Stronger CA Win: Paid Family Leave Expansion
On April 11, California took another important step forward to ensuring the economic security of women and families. Governor Jerry Brown signed Assembly Bill 908 into law, expanding the state’s paid family leave program.
While California became the first state to guarantee paid family leave for workers in 2002, the law’s wage replacement rate hovered at just 55%, too low for many workers to afford to take leave. AB 908 increases the wage replacement provided during a worker’s six weeks of paid leave to 60 or 70%, depending on the worker’s income.
“No parent should have to choose between earning an income and caring for a family member in need,” said Stronger California Advocates Network chair Noreen Farrell. “Increasing the amount of wages families who take paid leave will receive ensures that low- and middle-income people can take advantage of California’s paid family leave law. AB 908 strengthens the country’s first paid family leave law and the Stronger California Advocates Network will continue to push California to lead the nation on family-friendly policies.”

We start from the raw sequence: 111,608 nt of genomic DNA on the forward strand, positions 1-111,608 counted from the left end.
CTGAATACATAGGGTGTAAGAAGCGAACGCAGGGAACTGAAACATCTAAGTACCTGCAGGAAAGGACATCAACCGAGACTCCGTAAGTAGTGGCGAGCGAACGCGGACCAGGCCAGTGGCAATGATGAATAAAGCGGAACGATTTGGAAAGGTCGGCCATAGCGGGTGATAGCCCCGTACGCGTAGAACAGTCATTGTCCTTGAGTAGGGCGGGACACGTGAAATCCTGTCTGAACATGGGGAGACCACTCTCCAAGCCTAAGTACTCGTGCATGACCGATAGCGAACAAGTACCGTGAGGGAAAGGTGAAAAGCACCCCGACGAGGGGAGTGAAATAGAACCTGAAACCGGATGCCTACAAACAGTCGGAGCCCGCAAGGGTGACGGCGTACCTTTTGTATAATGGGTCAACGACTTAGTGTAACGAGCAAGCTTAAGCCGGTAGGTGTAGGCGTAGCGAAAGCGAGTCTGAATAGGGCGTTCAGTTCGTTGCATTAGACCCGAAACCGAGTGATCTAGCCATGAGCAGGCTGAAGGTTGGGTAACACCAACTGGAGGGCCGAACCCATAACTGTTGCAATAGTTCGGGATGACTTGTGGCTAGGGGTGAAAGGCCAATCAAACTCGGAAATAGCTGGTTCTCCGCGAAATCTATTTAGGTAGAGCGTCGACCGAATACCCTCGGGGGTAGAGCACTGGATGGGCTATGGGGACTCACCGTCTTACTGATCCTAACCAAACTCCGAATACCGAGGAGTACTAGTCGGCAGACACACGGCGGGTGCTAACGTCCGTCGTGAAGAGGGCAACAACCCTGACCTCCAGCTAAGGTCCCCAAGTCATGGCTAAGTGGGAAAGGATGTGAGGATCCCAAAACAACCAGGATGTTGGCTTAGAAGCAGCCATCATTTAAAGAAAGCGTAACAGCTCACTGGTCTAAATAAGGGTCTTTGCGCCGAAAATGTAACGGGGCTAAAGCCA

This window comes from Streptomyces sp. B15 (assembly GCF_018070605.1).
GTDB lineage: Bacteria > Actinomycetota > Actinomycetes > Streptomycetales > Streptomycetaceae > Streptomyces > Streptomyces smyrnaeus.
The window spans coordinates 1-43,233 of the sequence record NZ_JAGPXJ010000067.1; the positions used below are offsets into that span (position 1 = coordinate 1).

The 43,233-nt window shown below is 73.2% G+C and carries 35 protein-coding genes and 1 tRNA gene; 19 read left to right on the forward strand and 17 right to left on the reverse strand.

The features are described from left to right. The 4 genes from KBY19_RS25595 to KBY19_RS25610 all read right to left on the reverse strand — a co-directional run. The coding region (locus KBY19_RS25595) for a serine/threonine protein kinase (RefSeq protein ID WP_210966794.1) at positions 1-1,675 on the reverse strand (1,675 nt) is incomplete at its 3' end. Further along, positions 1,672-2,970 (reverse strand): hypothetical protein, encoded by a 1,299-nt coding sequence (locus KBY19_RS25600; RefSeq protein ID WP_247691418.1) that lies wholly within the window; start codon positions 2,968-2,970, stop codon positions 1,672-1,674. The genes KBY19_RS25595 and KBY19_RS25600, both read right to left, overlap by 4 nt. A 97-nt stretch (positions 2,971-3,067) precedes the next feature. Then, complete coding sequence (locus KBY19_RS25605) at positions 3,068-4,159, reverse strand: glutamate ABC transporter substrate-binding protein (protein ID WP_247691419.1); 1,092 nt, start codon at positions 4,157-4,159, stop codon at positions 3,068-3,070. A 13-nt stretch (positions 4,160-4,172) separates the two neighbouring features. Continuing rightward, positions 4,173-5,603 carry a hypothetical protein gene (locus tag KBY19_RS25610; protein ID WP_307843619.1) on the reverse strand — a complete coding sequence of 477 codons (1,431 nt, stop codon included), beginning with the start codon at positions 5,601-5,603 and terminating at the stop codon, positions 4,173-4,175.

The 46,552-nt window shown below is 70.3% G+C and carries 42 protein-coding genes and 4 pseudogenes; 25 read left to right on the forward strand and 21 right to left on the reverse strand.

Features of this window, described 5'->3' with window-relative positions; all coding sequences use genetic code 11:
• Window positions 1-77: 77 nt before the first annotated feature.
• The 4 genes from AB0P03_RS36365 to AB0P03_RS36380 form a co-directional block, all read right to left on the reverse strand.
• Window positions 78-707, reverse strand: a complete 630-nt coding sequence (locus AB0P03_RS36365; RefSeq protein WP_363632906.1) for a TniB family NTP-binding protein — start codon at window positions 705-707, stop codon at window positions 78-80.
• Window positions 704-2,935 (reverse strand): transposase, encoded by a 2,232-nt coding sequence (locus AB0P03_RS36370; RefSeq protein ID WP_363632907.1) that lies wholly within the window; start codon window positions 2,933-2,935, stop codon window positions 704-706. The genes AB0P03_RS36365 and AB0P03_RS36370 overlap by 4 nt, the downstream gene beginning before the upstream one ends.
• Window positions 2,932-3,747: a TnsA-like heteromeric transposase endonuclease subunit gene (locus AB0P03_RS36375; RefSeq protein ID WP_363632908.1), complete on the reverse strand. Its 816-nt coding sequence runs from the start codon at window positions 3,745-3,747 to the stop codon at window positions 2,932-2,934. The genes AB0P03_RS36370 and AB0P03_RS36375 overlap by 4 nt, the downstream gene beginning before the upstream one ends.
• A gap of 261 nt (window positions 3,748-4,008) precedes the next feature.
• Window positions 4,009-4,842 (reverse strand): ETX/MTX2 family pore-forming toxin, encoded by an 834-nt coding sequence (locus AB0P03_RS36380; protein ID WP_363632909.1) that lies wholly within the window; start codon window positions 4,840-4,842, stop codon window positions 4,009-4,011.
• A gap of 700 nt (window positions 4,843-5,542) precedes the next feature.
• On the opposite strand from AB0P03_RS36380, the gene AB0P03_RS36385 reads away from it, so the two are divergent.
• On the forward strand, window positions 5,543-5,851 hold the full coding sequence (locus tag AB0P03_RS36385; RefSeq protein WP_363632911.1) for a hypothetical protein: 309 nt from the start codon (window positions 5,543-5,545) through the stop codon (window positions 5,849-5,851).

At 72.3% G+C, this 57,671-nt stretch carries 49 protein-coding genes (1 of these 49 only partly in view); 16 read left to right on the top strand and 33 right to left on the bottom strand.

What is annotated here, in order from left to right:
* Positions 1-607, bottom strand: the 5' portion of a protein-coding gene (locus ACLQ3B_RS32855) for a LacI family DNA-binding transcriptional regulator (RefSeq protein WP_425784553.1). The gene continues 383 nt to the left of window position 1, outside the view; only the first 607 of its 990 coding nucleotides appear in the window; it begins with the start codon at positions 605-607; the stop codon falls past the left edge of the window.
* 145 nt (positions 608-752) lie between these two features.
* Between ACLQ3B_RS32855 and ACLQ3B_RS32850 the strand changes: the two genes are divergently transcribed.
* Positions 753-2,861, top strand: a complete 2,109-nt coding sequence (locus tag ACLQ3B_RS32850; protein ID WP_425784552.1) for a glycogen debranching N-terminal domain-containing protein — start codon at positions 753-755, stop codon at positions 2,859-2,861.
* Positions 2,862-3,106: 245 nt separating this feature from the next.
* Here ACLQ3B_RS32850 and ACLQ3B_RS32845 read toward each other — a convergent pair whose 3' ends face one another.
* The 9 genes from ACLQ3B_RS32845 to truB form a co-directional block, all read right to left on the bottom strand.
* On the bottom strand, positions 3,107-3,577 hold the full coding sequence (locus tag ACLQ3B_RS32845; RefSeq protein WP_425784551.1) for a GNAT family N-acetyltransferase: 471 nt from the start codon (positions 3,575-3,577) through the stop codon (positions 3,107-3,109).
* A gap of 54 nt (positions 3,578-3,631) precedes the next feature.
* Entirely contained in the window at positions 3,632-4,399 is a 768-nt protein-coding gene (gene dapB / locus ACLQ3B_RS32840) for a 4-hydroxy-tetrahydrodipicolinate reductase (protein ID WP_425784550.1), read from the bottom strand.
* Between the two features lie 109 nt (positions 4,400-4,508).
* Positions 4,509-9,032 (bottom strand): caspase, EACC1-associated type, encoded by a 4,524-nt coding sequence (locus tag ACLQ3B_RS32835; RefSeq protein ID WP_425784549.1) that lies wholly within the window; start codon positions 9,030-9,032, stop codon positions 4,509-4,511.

This expansion is an important step toward ensuring that all workers can afford to take time off to care for newborns and family members. AB 908 was authored by Assemblymember Jimmy Gomez (D-Los Angeles) and was a lead bill in the family-friendly workplaces pillar of the Stronger California Legislative Agenda, which is a comprehensive platform of policy initiatives to improve the economic security of women and families in the state. The family-friendly workplaces pillar of the Agenda is led by the California Work & Family Coalition.
The Stronger California Advocates Network is a historic collaboration of advocate coalitions driving policy reform across four pillars critical to the economic security of women and families, addressing (1) poverty, (2) childcare, (3) fair pay and job opportunities, and (4) family friendly workplaces. Learn more at strongercalifornia.org. You can also support other 2016 Stronger California bills.